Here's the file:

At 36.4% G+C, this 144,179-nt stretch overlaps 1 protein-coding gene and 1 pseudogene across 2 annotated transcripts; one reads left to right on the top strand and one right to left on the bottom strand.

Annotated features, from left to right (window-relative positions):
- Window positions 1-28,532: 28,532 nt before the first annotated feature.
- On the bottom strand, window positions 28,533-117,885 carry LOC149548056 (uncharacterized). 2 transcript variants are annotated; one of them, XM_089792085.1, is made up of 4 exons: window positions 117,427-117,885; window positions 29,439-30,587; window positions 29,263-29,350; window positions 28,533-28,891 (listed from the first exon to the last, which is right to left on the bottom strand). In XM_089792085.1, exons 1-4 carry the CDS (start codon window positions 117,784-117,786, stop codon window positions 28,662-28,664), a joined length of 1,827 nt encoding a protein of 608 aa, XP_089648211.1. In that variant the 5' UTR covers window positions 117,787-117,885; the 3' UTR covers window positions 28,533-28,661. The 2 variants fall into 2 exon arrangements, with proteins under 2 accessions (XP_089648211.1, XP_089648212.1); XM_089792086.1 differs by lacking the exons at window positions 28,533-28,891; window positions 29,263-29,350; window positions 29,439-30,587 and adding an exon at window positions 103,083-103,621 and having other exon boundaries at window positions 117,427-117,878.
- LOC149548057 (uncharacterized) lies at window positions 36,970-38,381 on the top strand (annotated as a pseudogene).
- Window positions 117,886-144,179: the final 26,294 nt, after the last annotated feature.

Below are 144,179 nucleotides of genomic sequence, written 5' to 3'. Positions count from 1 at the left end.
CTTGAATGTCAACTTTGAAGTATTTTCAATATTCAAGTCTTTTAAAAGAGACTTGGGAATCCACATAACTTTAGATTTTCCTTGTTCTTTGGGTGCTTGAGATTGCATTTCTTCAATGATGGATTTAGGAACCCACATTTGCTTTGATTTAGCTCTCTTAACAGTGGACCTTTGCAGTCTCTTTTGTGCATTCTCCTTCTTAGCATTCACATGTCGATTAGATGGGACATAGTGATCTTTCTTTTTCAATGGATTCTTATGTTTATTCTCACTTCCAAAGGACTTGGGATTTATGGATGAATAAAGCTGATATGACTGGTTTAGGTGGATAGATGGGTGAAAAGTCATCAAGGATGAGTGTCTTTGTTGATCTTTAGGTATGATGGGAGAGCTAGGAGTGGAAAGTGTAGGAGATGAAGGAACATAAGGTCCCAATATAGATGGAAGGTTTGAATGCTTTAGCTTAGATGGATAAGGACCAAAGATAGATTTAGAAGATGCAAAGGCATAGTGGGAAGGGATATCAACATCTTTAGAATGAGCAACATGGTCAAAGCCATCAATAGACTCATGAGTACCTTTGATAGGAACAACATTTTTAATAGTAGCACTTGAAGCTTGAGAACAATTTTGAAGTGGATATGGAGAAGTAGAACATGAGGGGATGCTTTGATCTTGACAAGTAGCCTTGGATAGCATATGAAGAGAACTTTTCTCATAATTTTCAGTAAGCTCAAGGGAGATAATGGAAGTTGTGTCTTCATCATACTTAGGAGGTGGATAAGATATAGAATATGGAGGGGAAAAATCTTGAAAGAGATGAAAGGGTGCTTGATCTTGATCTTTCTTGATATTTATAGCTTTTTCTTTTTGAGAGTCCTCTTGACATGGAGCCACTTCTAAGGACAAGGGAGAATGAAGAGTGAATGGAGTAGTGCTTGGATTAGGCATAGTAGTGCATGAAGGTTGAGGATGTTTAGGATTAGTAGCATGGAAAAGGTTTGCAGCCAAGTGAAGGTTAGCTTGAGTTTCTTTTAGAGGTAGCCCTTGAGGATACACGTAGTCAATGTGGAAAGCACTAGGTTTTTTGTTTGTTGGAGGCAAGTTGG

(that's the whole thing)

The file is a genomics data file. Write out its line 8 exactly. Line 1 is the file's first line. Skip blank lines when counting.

CTTGAATGTCAACTTTGAAGTATTTTCAATATTCAAGTCTTTTAAAAGAGACTTGGGAATCCACATAACTTTAGATTTTCCTTGTTCTTTGGGTGCTTGAGATTGCATTTCTTCAATGATGGATTTAGGAACCCACATTTGCTTTGATTTAGCTCTCTTAACAGTGGACCTTTGCAGTCTCTTTTGTGCATTCTCCTTCTTAGCATTCACATGTCGATTAGATGGGACATAGTGATCTTTCTTTTTCAATGGATTCTTATGTTTATTCTCACTTCCAAAGGACTTGGGATTTATGGATGAATAAAGCTGATATGACTGGTTTAGGTGGATAGATGGGTGAAAAGTCATCAAGGATGAGTGTCTTTGTTGATCTTTAGGTATGATGGGAGAGCTAGGAGTGGAAAGTGTAGGAGATGAAGGAACATAAGGTCCCAATATAGATGGAAGGTTTGAATGCTTTAGCTTAGATGGATAAGGACCAAAGATAGATTTAGAAGATGCAAAGGCATAGTGGGAAGGGATATCAACATCTTTAGAATGAGCAACATGGTCAAAGCCATCAATAGACTCATGAGTACCTTTGATAGGAACAACATTTTTAATAGTAGCACTTGAAGCTTGAGAACAATTTTGAAGTGGATATGGAGAAGTAGAACATGAGGGGATGCTTTGATCTTGACAAGTAGCCTTGGATAGCATATGAAGAGAACTTTTCTCATAATTTTCAGTAAGCTCAAGGGAGATAATGGAAGTTGTGTCTTCATCATACTTAGGAGGTGGATAAGATATAGAATATGGAGGGGAAAAATCTTGAAAGAGATGAAAGGGTGCTTGATCTTGATCTTTCTTGATATTTATAGCTTTTTCTTTTTGAGAGTCCTCTTGACATGGAGCCACTTCTAAGGACAAGGGAGAATGAAGAGTGAATGGAGTAGTGCTTGGATTAGGCATAGTAGTGCATGAAGGTTGAGGATGTTTAGGATTAGTAGCATGGAAAAGGTTTGCAGCCAAGTGAAGGTTAGCTTGAGTTTCTTTTAGAGGTAGCCCTTGAGGATACACGTAGTCAATGTGGAAAGCACTAGGTTTTTTGTTTGTTGGAGGCAAGTTGG